310. "Love and Honour"
The $30 million defamation case against the firm goes to trial. Jimmy knows no one believes in him but Bobby. Nevertheless, he asks for their support and cooperation. Bobby goes as second chair. As the trial goes on, Ellenor and Eugene exchange heated remarks with Jimmy over his unorthodox courtroom tactics, which include apologizing to the plaintiff. Bobby keeps supporting Jimmy. As if that weren't enough, the disgruntled pair are grilled on the stand by Tommy Silva, whose remarks spotlight some of the firm's more questionable cases. Ellenor especially suffers from his remarks. Tommy reminds her about the case where Bobby was hit by a car, where she convinced Lindsay not to report to the Bar that a juror contacted her and the way she summoned Helen to testify in George Vogelman’s case. As for Eugene, he has to hear Jimmy tell the jury how he has felt remorse for getting some guilty people off just because it was his job. What Jimmy does is to show how even when they might disagree with what they do, they have do whatever it takes to get their client off. That is his closing and he succeeds. They win, and Eugene forgives Jimmy. In the meanwhile, a simmering romance heats up, but slowly. Helen criticizes Lindsay for rejecting Bobby even though she still loves him. Lindsay insists she is over him, and that even if she were not, she wouldn’t consider him for she wants something he cannot give her. Her argument is he is a workaholic - as if she were not. Helen calls her an idiot, and insists that if she is in love with him, she should take the chance. Lindsay comments no more. She is a little worried about the trial. She even talks about leaving the firm. Meanwhile, Bobby's conflicted feelings about Lindsay have him feeling guilty over the innocent kiss he had with Lucy. He cannot think about anything more and tangles every conversation with the subject. He even off shakes Lindsay when he asks her if they are finished, or later when he gets startled at the idea she might bring a date to the Christmas party Lucy is determined to celebrate at the office. Lindsay tells him she was just asking, but she would also like to know whether he is coming alone to the party. Both agree on coming alone. Later, Bobby confesses Rebecca how guilty he feels for kissing Lucy. All he could think about during it was Lindsay. Rebecca gets upset and accuses him of kissing everybody. Lucy panics when she hears them discuss the matter. Bobby ends the discussion. The night of the party, Bobby and Lindsay discuss once again the matter of being a couple. He wants to know whether she really wants to leave the firm. Lindsay says she will not leave the firm. She also admits she still has feelings for Bobby, but she, for once, wants to go with her head and not with her heart. Bobby agrees with and they decide there will be nothing between them. Lindsay kisses him Merry Christmas, taking both of their breaths away, for both realize they want more and surrender to what they feel, while Helen takes away nosy Lucy from Bobby’s office window.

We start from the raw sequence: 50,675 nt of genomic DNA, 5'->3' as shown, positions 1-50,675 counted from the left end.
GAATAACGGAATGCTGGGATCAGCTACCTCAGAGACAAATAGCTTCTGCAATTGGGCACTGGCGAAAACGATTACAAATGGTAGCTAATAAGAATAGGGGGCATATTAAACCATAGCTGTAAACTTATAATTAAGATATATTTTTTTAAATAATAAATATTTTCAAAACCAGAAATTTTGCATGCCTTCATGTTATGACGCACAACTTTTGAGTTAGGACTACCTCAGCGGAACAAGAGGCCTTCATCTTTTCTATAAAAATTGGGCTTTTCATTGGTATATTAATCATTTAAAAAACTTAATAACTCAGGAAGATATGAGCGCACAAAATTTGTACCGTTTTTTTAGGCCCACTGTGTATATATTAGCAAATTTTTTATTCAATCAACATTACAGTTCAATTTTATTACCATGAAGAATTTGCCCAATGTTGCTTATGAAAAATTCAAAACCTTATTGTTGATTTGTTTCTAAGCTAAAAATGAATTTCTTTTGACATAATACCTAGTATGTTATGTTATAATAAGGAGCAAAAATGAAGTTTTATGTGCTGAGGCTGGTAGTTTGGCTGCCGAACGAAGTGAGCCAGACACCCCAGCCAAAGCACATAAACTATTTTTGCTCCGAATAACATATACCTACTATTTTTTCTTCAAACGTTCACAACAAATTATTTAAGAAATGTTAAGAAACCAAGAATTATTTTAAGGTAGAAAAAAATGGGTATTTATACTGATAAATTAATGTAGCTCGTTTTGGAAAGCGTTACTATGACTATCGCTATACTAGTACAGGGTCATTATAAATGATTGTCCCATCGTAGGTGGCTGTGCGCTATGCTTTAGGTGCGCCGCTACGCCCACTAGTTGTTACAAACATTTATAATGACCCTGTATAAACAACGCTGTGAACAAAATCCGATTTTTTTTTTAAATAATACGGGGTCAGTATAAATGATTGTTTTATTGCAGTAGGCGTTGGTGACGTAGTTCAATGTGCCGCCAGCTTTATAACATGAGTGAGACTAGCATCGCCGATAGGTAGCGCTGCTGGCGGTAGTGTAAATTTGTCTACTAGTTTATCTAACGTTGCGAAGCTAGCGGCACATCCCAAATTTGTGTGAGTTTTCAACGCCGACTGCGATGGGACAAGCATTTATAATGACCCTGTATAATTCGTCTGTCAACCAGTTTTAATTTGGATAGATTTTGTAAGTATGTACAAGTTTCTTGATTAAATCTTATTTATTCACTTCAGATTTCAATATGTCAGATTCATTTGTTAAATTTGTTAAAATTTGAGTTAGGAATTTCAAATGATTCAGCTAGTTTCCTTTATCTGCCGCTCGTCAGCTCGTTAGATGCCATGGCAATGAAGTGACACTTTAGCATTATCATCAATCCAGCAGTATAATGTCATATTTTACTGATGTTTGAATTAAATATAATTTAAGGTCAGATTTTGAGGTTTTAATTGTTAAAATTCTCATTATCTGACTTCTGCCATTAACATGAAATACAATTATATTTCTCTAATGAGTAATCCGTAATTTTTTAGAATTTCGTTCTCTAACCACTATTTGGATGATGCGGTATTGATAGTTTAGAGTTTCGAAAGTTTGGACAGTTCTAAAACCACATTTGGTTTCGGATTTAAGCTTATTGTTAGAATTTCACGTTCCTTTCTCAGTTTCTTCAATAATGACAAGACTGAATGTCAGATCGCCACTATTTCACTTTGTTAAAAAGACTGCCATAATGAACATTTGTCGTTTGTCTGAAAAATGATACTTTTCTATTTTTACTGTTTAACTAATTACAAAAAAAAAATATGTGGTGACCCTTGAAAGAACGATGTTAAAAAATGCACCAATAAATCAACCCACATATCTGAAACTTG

311. "Split Decisions"